Why i debunk the theory of vehicular movements causing danger to the heritage monuments obviously with safe distance maintained, is primarily because the destruction unleashed by nature is much greater. The natural earth movement, heavy rainfall, ageing of granites and intense sunshine causes its own destruction to the monuments. The unregulated crowd management would be an issue in future, if it is not taken into consideration by the concerned.
The fury of the tungabhadra river harnessed by the construction of TB dam at hospet to an extent has helped in preservation of the Hampi monuments by default. This dam was inaugurated by Smt Indira Gandhi on 9th January 1967.
Another big step the government had initiated demolition drive of shopping centres, guest houses, residence and eateries around Virupaksha temple. The construction of a new cable bridge across the Tungabhadra river was halted by the intervention of UNESCO, who had conferred the world heritage status to Hampi. The work started by Veerapa Moily govt in 1997 was almost completed when Junko Tanaguchi visited Hampi in 1999 and strongly recommended for removal of world heritage tag if the bridge is completed. Ironically the bridge collapsed on Jan 22nd 2009, wherein 8 workers lost their life. It would have marred the beauty of heritage site permanently. Instead a strong navigation on Tungabhadra river through ferries and launches would be ideal means of transportation from Anegudi to Hampi. It would boost further employment.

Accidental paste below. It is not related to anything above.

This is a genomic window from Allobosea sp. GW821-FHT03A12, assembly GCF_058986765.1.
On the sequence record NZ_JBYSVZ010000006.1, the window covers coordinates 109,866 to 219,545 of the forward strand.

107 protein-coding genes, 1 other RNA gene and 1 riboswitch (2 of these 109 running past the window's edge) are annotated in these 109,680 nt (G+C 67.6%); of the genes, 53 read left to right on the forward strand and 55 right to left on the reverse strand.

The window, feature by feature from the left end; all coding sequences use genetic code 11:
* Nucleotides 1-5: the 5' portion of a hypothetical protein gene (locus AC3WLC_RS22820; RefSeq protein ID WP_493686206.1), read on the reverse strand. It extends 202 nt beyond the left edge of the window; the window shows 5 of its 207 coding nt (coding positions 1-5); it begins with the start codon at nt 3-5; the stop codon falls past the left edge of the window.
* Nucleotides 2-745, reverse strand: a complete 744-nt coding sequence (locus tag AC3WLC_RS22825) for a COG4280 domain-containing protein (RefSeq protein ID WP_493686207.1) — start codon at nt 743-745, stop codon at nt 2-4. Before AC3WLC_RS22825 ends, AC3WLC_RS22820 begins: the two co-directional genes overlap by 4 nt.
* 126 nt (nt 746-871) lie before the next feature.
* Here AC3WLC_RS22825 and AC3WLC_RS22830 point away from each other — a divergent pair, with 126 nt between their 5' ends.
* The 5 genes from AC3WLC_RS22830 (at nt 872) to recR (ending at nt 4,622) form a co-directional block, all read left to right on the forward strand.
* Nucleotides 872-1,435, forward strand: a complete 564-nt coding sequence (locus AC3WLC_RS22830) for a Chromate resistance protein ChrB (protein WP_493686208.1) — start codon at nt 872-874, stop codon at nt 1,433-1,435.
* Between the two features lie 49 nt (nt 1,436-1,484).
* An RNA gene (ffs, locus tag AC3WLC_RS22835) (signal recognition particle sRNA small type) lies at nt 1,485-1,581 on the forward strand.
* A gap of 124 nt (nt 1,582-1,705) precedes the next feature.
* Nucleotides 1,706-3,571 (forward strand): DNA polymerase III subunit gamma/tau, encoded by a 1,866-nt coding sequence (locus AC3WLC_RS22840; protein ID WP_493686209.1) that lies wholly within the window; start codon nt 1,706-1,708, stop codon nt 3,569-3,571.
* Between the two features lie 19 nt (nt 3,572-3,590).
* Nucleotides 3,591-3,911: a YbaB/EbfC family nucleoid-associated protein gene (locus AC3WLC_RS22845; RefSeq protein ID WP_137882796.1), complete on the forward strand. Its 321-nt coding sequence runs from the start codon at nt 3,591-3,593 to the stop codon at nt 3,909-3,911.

A slow and steady reconstruction of the fortress is the biggest feature of revamp of Hampi, even though the entire 40 square Kms of the empire which lay in ruins after the battle of Talikota in 1565. This place would have been converted to Islamic domain but for the strong resistance by the local populace. The invaders migrated with wealth beyond imagination leaving behind destruction. Some of the photographs are displayed in the Kamalapur musuem prior to salvage operations speaks volume on reconstruction effort too.
Overall i am sure with opening up of Badami, Aihole and Pattadakal along with Bijapur circuits would add value to the tourist hub of Hampi. It would be ideal if the hampi authority would be able to recreate the ancient times with Palace of Krishnadevaraya resurrected, with water channels rejuvenated and diamond market revived with cutting and polishing centres and ethnic showrooms selling jewellery. The lingering taste of food savoured from the basin of Tungabhadra and photo shoot opportunity of ancient diamond trading centre will always be luring me to visit Hampi. Each time i end discovering something refreshing about this heritage site.